There are two dimensions to developing competency as shown in this graphic. The first dimension is the TYPE or KINDS of KNOWLEDGE and the 2nd dimension is HOW that knowledge can or should be applied.
Having come up through the trades from apprentice to journeyman to master carpenter and builder as well as being a PADI SCUBA diving instructor and private pilot, when I design my courses, I do not focus on passing exams but on building competency, thus we have adopted the Iowa State model as the framework around which to develop all my courses.
This model looks at 4 different TYPES of knowledge (left) and HOW that knowledge is applied using Dr. Benjamin Blooms attributes for different levels of COMPETENCY.
PMTips: From 2009 until 2014 you were involved in providing training to over 50 Nigerian professionals and helped them earn one or more of the AACE Certifications. What was the intention behind the initiative and what led you to be a part of it? In the end, what were your impressions after you completed these mentoring courses?
Paul D. Giammalvo: Yes, we not only provide training in Nigeria but since 1996 to today, also in the Middle East, European Union, North Africa, South and Eastern Asia Pacific and China. The vast majority are mid-career path professionals (25-45 years old) and well over 60% of our clients are Muslims. The intention is generally the same – for the individual, they are trying to improve their job opportunities by getting certified, hoping for a new job or promotion, while the companies who sponsor them, are hoping that by developing competent local practitioners, they can reduce the number of relatively expensive Expatriate staffing. For the governments, developing local competencies is good politics and supports capacity building, helps to meet some of the UN’s Millennial Development Goals.
My impression is that people are pretty much the same around the world, regardless of skin color, religion, ethnicity or country of origin. There are good people and bad people, smart people and mentally challenged people, but the attributes that I look for and value most are: 1) an eagerness to learn and 2) a strong commitment to succeed. IF you have those two attributes, then I can work wonders with you, bringing you beyond where you imagine you can be.
PMTips: What is your view on the PM certifications? How important is it for professionals that aspire to become project managers to acquire any of the PM certifications?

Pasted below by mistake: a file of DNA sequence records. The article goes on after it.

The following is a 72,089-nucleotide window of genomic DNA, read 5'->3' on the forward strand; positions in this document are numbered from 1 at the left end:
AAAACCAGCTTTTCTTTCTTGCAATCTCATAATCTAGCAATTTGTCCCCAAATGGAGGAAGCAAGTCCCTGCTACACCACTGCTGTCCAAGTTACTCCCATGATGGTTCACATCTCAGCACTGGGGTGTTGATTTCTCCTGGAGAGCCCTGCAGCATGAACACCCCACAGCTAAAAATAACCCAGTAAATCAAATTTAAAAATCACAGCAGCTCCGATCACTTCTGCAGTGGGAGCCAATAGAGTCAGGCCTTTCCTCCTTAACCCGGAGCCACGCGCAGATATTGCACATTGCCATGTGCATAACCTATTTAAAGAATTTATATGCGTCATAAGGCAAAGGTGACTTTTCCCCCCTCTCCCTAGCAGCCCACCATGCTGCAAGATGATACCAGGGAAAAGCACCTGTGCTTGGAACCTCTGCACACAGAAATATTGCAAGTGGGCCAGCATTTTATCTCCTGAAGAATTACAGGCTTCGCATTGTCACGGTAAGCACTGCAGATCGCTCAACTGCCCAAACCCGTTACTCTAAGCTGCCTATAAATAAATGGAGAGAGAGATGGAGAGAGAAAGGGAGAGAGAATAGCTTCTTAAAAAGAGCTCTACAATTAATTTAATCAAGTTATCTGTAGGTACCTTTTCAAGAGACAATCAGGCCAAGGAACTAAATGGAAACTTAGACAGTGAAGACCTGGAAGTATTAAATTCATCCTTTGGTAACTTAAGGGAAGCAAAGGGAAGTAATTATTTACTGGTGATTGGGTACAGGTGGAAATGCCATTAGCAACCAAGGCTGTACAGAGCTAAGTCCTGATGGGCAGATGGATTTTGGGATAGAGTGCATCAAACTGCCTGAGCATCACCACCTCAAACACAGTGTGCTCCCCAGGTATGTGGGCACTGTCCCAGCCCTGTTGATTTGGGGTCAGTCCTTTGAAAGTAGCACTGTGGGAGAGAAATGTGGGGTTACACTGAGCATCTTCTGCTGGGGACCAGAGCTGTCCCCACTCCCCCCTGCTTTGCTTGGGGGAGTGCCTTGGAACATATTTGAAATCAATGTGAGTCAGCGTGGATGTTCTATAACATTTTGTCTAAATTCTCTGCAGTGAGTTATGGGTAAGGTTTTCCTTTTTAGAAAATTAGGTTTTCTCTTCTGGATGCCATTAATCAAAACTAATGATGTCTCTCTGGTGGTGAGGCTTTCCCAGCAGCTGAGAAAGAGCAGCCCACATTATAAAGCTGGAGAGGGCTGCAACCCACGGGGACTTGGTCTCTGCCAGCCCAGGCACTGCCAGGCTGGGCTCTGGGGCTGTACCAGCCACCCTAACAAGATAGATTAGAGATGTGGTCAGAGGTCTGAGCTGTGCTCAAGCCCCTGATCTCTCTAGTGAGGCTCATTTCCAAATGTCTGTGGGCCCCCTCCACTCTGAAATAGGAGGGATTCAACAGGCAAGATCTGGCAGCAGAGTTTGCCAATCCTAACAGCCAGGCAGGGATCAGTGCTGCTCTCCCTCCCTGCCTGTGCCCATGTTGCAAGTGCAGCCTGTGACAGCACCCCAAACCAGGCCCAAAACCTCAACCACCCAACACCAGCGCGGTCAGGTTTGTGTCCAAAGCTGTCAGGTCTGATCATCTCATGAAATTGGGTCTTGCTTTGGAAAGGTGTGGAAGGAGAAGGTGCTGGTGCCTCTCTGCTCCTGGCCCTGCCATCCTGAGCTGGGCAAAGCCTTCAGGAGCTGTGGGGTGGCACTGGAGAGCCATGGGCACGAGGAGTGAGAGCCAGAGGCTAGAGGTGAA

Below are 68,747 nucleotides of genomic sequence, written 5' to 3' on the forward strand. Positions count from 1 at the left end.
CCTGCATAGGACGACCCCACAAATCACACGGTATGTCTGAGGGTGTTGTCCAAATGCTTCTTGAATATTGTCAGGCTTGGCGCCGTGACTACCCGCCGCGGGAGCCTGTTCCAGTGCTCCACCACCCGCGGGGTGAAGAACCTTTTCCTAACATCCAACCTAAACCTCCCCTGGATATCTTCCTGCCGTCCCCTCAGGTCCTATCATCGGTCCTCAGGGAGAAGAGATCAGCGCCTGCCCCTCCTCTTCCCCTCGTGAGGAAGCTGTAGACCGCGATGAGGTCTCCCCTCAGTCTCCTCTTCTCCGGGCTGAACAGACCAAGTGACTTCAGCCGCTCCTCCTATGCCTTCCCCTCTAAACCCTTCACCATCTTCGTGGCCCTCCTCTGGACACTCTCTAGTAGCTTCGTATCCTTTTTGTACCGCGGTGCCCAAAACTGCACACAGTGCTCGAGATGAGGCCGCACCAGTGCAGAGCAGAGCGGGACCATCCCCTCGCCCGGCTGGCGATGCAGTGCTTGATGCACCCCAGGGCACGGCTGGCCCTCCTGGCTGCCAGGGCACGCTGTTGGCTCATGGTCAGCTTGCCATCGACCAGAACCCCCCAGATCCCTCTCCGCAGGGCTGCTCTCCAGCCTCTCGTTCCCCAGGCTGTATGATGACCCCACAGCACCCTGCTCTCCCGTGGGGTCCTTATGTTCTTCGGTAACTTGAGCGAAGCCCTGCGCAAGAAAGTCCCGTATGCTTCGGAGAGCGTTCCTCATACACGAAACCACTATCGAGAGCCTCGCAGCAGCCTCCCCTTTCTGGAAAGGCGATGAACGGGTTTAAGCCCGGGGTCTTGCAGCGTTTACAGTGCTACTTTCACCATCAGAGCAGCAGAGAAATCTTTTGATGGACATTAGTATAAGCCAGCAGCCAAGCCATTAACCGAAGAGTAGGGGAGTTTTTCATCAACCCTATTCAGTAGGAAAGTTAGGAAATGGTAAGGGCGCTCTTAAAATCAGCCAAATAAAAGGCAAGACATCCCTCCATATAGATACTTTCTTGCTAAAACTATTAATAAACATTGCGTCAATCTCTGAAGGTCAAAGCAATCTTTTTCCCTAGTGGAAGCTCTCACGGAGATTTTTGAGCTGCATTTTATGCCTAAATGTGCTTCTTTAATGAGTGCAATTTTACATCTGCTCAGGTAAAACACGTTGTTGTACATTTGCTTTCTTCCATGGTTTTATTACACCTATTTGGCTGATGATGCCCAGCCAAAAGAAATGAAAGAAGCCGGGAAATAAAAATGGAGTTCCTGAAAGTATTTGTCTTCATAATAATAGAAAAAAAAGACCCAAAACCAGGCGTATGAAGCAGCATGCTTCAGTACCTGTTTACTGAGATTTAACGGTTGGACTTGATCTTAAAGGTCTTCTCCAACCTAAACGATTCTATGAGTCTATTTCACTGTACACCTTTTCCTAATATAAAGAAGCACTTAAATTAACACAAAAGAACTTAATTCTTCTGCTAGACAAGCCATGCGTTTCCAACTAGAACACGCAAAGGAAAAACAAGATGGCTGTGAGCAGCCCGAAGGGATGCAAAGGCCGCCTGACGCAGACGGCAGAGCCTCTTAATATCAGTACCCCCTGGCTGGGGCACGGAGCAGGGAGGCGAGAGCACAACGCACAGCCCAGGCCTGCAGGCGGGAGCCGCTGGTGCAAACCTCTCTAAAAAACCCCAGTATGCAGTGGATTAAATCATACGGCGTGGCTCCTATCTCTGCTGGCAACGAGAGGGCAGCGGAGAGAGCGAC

Paul D. Giammalvo: Frankly speaking, as both a life-long practitioner and world class academic, I am both a skeptic and cynical about most of the certifications, particularly those developed by PMI and APM.
I am so cynical that since 2010, I have been publishing research that benchmarks some 80+ (soon to be close to 100) global project management credentials against both Malcolm Gladwell’s “10,000 hour” rule as well as against the level of effort it takes to obtain a Professional Engineer (PE) license in the USA. I have done this to dispel the blatantly false and misleading claims made by these organizations about their credentials, with PMI being one of the worst offenders, followed by APM.
Below are the results and here is the link to the last update, noting that I am preparing another update for January of 2020. As you can see, there are way too many credentials that are nothing more than SCAMS and many of the credentials marketed as being “professional” level (i.e. PMI’s PMP) are nothing more than the same as getting your learners permit as part of the process to obtain your first drivers license.
PMTips: You design and deliver all of your courses based on certain specifications and standards, some of which include the 7 of the Project Based Learning (PBL) Attributes and all 4 Levels of Kirkpatrick. Can you tell us about the reason you choose to work with those standards and the value behind their implementation in the work of project managers?
Paul D. Giammalvo: In addition to using the Iowa State’s “Center of Excellence in Teaching” as the basis around which to design my courses, to develop the soft or people skills, I also reference the National Association of Colleges and Employers (NACE) to ensure that the graduates of my courses have developed skill sets that employers value. While these skill sets are for fresh graduates, I have found that they apply just as well if not more so to adult learners and mid-career path professionals.
Given that I teach APPLIED project and program management, the use of Project Based Learning only makes sense. As an undergraduate, I took courses at Worcester Polytechnic Institute (WPI) which was an early adopter of project based learning which is where I got my first exposure to the concept, and then as a trade school teacher (carpentry) as well as a SCUBA diving instructor, I came to really appreciate the importance of “learn by doing” which is why all my courses involve project based learning as a core element.